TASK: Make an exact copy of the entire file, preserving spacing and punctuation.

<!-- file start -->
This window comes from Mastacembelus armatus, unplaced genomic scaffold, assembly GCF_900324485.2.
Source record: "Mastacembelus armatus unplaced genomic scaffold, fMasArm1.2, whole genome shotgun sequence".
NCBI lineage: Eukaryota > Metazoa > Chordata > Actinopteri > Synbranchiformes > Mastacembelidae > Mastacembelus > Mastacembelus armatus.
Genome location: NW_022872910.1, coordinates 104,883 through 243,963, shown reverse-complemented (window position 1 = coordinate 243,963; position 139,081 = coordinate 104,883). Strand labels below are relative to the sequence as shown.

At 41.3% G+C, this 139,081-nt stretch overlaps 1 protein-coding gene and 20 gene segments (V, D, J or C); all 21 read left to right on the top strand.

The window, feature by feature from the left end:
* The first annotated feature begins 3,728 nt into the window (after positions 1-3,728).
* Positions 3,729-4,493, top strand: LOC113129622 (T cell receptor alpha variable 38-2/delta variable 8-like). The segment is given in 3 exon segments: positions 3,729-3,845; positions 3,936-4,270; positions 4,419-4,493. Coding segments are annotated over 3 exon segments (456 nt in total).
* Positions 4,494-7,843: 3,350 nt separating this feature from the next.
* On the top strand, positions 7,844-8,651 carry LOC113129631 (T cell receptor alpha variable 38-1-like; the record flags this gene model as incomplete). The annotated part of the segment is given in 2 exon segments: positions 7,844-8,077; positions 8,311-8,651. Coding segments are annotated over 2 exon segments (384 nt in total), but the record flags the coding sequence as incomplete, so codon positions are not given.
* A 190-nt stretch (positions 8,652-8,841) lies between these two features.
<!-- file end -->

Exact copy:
This window comes from Mastacembelus armatus, unplaced genomic scaffold, assembly GCF_900324485.2.
Source record: "Mastacembelus armatus unplaced genomic scaffold, fMasArm1.2, whole genome shotgun sequence".
NCBI lineage: Eukaryota > Metazoa > Chordata > Actinopteri > Synbranchiformes > Mastacembelidae > Mastacembelus > Mastacembelus armatus.
Genome location: NW_022872910.1, coordinates 104,883 through 243,963, shown reverse-complemented (window position 1 = coordinate 243,963; position 139,081 = coordinate 104,883). Strand labels below are relative to the sequence as shown.

At 41.3% G+C, this 139,081-nt stretch overlaps 1 protein-coding gene and 20 gene segments (V, D, J or C); all 21 read left to right on the top strand.

The window, feature by feature from the left end:
* The first annotated feature begins 3,728 nt into the window (after positions 1-3,728).
* Positions 3,729-4,493, top strand: LOC113129622 (T cell receptor alpha variable 38-2/delta variable 8-like). The segment is given in 3 exon segments: positions 3,729-3,845; positions 3,936-4,270; positions 4,419-4,493. Coding segments are annotated over 3 exon segments (456 nt in total).
* Positions 4,494-7,843: 3,350 nt separating this feature from the next.
* On the top strand, positions 7,844-8,651 carry LOC113129631 (T cell receptor alpha variable 38-1-like; the record flags this gene model as incomplete). The annotated part of the segment is given in 2 exon segments: positions 7,844-8,077; positions 8,311-8,651. Coding segments are annotated over 2 exon segments (384 nt in total), but the record flags the coding sequence as incomplete, so codon positions are not given.
* A 190-nt stretch (positions 8,652-8,841) lies between these two features.